“Swords destroy, books create.” “Wars burn out, but books remain.” My guest post on why diverse books are essential in this destructive age where knowledge and thought are under threat. http://liveotherwise.co.uk/makingitup/2015/11/27/a-wicked-old-woman-by-ravinder-randhawa-guest-post/
This list is being closed, as I’m just not managing to keep it updated. However, I’ll mention some recent reads, which I found engrossing, interesting and enjoyable.
The Architect’s Apprentice by Elif Shafak; The Reluctant Fundamentalist by Mohsin Hamid; The Tale of Murasaki by Liz Dalby; Sapiens, A Brief History of Humankind by Yuval Noah Harari (non-fiction).
The Girl on the Train by Paula Hawkins. A thriller that doesn’t really tax your brain, but is great as a holiday read.
Endgame by Ahmet Altan. Translated by Alexander Dawe. Intelligent and imaginative parody on power and violence as well as an exploration of love. Ironically, the writer and his brother, Prof. Dr. Mehmet Altan, are currently under arrest by the Turkish authorities for having given “subliminal coup messages” during a television discussion programme. Writers across the world have objected to their detention and PEN is campaigning for their release.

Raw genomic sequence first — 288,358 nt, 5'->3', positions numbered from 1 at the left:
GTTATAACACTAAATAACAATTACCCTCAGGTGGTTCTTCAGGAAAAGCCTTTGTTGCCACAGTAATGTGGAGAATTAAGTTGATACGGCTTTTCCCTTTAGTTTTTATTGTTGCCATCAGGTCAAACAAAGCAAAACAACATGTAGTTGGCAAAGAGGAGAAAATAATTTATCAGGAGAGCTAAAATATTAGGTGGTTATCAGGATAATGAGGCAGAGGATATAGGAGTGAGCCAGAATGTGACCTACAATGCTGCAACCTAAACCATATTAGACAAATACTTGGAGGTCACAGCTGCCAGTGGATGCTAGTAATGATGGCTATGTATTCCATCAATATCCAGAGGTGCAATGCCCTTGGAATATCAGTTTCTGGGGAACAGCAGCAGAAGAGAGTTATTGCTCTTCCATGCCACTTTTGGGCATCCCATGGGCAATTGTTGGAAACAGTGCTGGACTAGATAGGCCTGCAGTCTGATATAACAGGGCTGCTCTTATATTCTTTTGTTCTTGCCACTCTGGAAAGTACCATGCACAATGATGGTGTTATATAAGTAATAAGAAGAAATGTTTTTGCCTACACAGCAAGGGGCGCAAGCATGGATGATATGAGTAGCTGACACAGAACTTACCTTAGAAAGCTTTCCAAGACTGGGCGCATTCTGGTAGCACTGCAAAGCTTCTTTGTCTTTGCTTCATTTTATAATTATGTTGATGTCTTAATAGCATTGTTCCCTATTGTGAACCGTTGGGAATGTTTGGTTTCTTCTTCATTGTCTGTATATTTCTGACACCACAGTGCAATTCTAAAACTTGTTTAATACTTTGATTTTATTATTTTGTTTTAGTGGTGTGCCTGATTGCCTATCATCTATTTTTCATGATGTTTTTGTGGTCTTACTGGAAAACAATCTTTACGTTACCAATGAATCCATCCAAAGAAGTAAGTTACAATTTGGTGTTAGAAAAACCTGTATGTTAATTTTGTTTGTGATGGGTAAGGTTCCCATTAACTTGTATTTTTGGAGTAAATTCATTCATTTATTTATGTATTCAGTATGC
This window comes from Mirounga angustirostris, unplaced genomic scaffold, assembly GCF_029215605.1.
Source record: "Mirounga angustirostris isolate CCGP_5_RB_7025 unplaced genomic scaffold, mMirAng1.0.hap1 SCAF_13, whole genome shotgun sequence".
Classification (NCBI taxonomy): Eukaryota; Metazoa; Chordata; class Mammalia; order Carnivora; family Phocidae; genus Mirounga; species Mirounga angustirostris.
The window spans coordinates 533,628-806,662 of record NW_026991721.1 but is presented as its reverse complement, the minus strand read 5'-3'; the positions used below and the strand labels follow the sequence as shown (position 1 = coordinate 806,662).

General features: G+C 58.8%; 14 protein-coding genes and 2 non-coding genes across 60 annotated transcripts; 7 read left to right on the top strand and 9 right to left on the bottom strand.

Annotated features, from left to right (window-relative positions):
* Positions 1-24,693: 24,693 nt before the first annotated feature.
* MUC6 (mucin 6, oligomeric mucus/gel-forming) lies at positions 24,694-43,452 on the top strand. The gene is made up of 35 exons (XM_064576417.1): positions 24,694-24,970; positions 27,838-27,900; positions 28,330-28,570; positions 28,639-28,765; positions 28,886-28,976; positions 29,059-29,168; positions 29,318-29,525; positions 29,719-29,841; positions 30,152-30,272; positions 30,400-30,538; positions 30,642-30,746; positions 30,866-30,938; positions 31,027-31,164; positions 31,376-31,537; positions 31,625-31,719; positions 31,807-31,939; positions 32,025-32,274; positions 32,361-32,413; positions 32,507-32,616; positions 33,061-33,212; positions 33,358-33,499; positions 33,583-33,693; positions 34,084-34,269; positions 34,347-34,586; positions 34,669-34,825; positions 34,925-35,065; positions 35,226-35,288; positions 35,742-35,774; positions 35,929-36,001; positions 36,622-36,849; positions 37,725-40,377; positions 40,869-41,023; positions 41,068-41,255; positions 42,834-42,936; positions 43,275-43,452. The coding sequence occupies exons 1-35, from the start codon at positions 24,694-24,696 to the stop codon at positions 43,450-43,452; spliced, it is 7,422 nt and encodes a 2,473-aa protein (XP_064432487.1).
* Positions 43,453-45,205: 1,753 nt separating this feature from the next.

where my heart used to Beat by Sebastian Faulks. A quietly powerful elegy against war.
The Humans by Matt Haig I love books that look at us humans with ‘outsider eyes.’
The Mill on the Floss by George Eliot. What can I say about such a classic – it’s a must read.
The Weightless World by Anthony Trevelyan. Great premise, but didn’t deliver.
All The Birds Singing by Evie Wyld. Beautiful, painful, brilliantly structured.